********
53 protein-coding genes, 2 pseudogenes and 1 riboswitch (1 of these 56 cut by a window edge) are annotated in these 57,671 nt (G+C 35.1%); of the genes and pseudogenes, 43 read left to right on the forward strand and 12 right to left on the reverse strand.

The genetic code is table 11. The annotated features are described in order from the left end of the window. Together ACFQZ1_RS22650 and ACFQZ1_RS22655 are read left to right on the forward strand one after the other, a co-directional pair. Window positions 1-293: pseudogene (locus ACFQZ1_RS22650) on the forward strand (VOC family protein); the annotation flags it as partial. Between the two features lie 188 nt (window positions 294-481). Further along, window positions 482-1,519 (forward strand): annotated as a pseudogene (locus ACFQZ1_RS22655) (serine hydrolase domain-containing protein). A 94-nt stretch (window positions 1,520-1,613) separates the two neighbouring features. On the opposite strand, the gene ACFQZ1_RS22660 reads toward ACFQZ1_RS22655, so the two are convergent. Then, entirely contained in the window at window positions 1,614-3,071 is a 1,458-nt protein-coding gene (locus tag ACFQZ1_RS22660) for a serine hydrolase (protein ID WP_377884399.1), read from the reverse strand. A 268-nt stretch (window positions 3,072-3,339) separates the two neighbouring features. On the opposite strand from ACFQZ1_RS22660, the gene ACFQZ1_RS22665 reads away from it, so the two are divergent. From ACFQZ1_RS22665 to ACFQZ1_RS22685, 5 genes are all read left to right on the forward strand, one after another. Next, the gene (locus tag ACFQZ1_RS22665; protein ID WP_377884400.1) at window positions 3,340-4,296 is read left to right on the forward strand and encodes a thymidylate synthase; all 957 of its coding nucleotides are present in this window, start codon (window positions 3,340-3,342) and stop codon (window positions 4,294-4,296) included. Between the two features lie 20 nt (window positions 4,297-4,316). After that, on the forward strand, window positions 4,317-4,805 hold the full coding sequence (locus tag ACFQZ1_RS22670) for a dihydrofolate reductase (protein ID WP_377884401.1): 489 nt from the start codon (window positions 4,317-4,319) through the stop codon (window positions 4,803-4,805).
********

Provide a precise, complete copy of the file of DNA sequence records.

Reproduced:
53 protein-coding genes, 2 pseudogenes and 1 riboswitch (1 of these 56 cut by a window edge) are annotated in these 57,671 nt (G+C 35.1%); of the genes and pseudogenes, 43 read left to right on the forward strand and 12 right to left on the reverse strand.

The genetic code is table 11. The annotated features are described in order from the left end of the window. Together ACFQZ1_RS22650 and ACFQZ1_RS22655 are read left to right on the forward strand one after the other, a co-directional pair. Window positions 1-293: pseudogene (locus ACFQZ1_RS22650) on the forward strand (VOC family protein); the annotation flags it as partial. Between the two features lie 188 nt (window positions 294-481). Further along, window positions 482-1,519 (forward strand): annotated as a pseudogene (locus ACFQZ1_RS22655) (serine hydrolase domain-containing protein). A 94-nt stretch (window positions 1,520-1,613) separates the two neighbouring features. On the opposite strand, the gene ACFQZ1_RS22660 reads toward ACFQZ1_RS22655, so the two are convergent. Then, entirely contained in the window at window positions 1,614-3,071 is a 1,458-nt protein-coding gene (locus tag ACFQZ1_RS22660) for a serine hydrolase (protein ID WP_377884399.1), read from the reverse strand. A 268-nt stretch (window positions 3,072-3,339) separates the two neighbouring features. On the opposite strand from ACFQZ1_RS22660, the gene ACFQZ1_RS22665 reads away from it, so the two are divergent. From ACFQZ1_RS22665 to ACFQZ1_RS22685, 5 genes are all read left to right on the forward strand, one after another. Next, the gene (locus tag ACFQZ1_RS22665; protein ID WP_377884400.1) at window positions 3,340-4,296 is read left to right on the forward strand and encodes a thymidylate synthase; all 957 of its coding nucleotides are present in this window, start codon (window positions 3,340-3,342) and stop codon (window positions 4,294-4,296) included. Between the two features lie 20 nt (window positions 4,297-4,316). After that, on the forward strand, window positions 4,317-4,805 hold the full coding sequence (locus tag ACFQZ1_RS22670) for a dihydrofolate reductase (protein ID WP_377884401.1): 489 nt from the start codon (window positions 4,317-4,319) through the stop codon (window positions 4,803-4,805).